The joint preparation of Country Strategy Papers allows countries to determine their own focal sector and builds bridges through accountability, ownership and co-management of processes. And both ACP and EU Member States endorse international principles of aid effectiveness that encourage homegrown solutions to development.Additionally, the European Commission’s communication on modernizing EU Development Policy shows that the EU is willing to support these endogenous processes. Another example is the Non-State Actors Forum established in each ACP country which is indicative of the ACP and EU desire to support grass-roots initiatives and have their input in national processes that promote sustainable development.

 

ECDPM:  In the area of trade, the controversial Economic Partnership Agreement (EPA) negotiations between the EU and 6 separate ACP Regional Economic Communities and sub-regions are still ongoing. This regional split-up has undermined the ACP cohesion. What can the ACP as a group do to ensure that regional integration and EPAs are aligned with national and regional development objectives?

 

Shirley Skerritt-Andrew: Trade is just one aspect of ACP relations with the EU. I do not agree that the ACP has been split up, but rather this represents a call to further consolidate the Group, keeping in mind the other areas where the Group has consistently maintained unified positions.

The Caribbean EPA is in the process of being implemented, with just as many hiccups as can be expected in an asymmetrical partnership of this magnitude, where substantially all trade is involved. Some African and Pacific countries are still negotiating their Agreement with the EU and the same “contentious” issues that have been on the table since the beginning of negotiations remain. These include the Most-Favoured Nation Clause, the development aspects of the EPA, product coverage, transition periods and administrative issues.ACP countries, through their regional configurations and integration processes, ensure that the ACP Group’s objectives of poverty eradication, sustainable development and solidarity are taken into account. And the fact that the ACP Secretariat organizes meetings of ACP regional groupings to discuss EPAs and other trade issues is evidence of the willingness to exchange information and experiences and come up with joint positions with regard to their trade negotiations with the EU, among others.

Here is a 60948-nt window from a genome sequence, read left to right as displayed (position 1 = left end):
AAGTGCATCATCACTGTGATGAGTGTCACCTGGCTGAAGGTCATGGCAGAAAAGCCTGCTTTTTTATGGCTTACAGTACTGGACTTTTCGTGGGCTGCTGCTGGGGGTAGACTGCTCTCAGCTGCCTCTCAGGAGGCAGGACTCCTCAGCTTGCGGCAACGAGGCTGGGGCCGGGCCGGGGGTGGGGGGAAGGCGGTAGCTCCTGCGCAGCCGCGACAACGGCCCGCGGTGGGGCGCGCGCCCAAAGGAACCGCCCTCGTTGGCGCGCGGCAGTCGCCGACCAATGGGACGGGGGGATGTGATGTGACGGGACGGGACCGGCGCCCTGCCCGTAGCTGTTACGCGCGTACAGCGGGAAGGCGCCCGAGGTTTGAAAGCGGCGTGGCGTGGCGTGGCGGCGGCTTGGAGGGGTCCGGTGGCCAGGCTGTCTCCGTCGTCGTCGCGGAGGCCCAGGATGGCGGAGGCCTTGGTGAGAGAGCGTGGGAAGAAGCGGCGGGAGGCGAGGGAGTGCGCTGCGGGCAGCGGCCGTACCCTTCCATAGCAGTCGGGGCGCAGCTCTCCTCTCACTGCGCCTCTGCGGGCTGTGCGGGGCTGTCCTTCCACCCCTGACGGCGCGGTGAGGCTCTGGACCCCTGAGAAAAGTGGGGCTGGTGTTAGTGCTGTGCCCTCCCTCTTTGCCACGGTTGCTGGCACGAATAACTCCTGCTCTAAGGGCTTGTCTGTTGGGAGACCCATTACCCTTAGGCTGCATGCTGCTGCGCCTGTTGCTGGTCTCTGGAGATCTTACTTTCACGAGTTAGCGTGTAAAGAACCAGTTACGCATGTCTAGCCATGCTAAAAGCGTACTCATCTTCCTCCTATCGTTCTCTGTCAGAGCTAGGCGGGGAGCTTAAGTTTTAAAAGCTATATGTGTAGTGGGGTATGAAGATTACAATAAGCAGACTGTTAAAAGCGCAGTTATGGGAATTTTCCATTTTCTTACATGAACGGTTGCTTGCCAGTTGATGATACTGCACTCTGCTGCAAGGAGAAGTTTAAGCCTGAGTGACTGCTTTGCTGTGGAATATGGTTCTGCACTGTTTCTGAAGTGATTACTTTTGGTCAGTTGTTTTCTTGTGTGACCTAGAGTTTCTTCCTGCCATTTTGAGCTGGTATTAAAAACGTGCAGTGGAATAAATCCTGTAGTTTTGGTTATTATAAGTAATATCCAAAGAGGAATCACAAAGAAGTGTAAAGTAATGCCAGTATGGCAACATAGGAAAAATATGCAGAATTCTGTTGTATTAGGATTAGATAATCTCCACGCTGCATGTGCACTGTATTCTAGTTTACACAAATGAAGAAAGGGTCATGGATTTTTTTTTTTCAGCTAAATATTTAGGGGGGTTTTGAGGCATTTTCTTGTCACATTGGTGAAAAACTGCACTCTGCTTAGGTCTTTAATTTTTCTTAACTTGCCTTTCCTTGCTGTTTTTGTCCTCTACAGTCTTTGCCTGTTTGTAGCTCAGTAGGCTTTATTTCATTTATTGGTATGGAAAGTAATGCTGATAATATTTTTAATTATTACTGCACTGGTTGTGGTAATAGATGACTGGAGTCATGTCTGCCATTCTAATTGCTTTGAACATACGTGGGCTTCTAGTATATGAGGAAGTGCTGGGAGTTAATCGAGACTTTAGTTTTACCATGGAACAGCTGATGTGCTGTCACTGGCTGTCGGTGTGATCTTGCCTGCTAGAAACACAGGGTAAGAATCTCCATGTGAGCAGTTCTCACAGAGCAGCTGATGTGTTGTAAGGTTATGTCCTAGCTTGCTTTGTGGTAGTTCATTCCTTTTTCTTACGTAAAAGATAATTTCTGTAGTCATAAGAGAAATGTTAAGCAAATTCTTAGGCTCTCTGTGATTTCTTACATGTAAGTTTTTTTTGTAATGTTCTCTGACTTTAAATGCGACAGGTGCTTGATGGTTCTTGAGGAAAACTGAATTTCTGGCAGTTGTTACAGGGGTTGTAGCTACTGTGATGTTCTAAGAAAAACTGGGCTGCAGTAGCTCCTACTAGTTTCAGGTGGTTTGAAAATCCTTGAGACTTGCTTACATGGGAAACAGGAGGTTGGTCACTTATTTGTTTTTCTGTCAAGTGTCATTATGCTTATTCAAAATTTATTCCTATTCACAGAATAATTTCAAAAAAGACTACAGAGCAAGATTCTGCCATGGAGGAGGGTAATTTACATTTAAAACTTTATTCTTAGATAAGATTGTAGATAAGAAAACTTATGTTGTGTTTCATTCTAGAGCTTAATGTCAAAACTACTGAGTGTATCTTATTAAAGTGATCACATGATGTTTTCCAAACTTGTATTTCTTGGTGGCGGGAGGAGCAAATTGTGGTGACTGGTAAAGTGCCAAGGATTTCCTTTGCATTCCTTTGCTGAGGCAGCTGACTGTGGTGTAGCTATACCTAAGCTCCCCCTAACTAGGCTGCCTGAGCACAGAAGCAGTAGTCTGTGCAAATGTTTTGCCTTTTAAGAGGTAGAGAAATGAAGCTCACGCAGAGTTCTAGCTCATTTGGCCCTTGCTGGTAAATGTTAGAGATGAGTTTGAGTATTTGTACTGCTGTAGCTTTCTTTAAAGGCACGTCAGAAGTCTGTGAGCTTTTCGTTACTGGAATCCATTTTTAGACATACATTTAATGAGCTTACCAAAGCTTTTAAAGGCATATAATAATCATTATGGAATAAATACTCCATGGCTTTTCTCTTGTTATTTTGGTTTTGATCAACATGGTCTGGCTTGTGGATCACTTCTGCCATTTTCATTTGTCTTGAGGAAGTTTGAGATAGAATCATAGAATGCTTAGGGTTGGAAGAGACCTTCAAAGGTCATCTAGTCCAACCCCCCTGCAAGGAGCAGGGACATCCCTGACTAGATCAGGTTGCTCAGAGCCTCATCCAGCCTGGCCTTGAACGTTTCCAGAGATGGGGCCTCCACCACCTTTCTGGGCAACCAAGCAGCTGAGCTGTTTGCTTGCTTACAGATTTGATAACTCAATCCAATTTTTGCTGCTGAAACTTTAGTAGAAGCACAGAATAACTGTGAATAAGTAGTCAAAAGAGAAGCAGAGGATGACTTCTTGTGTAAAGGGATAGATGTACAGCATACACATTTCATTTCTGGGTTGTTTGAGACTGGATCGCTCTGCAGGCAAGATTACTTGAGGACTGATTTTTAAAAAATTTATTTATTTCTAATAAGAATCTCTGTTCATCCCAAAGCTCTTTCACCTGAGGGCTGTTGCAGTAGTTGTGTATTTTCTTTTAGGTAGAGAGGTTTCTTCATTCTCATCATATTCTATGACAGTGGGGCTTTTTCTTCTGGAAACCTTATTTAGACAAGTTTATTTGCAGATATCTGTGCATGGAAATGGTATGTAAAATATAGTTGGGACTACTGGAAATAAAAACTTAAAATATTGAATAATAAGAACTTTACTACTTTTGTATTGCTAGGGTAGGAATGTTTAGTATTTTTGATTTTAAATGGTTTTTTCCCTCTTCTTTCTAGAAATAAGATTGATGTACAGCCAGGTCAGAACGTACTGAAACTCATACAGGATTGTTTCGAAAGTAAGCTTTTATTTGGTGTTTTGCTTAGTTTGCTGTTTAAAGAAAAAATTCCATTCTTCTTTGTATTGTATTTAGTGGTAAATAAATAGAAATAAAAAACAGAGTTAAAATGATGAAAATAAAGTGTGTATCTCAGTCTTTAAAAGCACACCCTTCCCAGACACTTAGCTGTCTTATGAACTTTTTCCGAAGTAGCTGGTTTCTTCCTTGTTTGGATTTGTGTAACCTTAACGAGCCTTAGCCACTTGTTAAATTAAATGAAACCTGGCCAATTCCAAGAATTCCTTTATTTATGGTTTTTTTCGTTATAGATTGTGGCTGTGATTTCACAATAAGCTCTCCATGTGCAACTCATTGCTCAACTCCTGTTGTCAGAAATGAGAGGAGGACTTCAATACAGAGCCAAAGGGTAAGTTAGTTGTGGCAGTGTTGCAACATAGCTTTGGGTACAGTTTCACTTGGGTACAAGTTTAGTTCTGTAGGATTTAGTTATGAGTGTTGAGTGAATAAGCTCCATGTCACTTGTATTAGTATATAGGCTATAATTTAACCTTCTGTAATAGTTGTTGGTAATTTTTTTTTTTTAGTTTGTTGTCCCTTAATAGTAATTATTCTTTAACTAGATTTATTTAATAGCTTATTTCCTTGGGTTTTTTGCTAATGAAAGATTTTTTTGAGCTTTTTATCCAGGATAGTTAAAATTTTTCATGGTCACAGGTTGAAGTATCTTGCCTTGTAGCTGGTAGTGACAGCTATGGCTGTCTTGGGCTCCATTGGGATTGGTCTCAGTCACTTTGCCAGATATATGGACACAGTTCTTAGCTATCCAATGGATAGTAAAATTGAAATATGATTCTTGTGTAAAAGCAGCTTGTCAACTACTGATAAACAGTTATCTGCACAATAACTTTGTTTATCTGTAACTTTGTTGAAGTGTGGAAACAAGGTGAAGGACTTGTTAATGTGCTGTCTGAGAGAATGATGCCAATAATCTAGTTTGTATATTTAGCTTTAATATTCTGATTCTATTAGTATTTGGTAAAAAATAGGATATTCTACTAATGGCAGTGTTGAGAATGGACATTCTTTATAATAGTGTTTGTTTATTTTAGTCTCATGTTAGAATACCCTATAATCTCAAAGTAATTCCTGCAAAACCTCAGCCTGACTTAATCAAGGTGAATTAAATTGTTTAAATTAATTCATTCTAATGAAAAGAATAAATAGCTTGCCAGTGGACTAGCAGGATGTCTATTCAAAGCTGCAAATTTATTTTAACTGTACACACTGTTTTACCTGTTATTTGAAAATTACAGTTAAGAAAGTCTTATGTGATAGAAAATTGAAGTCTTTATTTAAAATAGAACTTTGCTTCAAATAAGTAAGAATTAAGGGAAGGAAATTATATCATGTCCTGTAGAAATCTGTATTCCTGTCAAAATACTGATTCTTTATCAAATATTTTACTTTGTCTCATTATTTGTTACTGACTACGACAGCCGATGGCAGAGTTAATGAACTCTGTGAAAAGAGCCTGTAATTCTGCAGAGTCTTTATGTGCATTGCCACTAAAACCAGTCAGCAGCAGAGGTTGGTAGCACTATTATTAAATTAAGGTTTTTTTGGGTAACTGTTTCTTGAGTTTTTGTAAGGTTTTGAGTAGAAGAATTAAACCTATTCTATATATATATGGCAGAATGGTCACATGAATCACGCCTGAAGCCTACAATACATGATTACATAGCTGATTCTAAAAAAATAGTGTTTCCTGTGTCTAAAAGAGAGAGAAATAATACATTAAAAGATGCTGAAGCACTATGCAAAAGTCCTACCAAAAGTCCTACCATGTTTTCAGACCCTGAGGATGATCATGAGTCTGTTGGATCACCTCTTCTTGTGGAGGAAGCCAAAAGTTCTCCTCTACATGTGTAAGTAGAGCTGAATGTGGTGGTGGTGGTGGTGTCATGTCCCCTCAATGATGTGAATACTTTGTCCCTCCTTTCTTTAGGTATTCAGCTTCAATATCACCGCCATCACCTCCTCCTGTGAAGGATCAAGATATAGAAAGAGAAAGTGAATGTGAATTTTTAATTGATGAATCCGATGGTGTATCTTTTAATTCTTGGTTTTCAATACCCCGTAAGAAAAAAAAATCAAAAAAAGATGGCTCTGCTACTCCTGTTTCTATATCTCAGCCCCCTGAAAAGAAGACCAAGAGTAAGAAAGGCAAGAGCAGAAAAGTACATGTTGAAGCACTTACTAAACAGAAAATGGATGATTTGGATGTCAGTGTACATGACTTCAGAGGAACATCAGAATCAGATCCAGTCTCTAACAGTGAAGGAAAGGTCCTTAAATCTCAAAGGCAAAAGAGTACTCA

ECDPM:  What are the ACP Group’s plans in relation to the Rio+20 summit where Small Island Developing States, landlocked and low-lying country issues will be debated? How will the ACP Group manage interests of different countries, i.e. those affected heavily by climate change and these less affected?

 

Shirley Skerritt-Andrew: This Summit will be dealing with issues that concern all ACP countries, whose future lies in the scales. As the Ambassador from a sub-region that is being affected by the blight of climate change, we remain keenly attuned and active in matters relating to climate change and the environment. It goes without saying that we will be working toward building consensus with our ACP brothers and sisters.  This will further epitomize the strength and solidarity of the ACP Group.  Moreover, the ACP Group has set up a Working Group on Rio+20 that will be tasked with analyzing the issues to be debated and will come up with jointly debated and consensual positions that the Group will take forward to Rio. This is not a new process for the ACP Group and in this case their heterogeneity in terms of Small Islands States, low-lying countries or land-locked countries dissipates in the face of climate change and its impact that will spare neither man, nor nation.

- ECDPM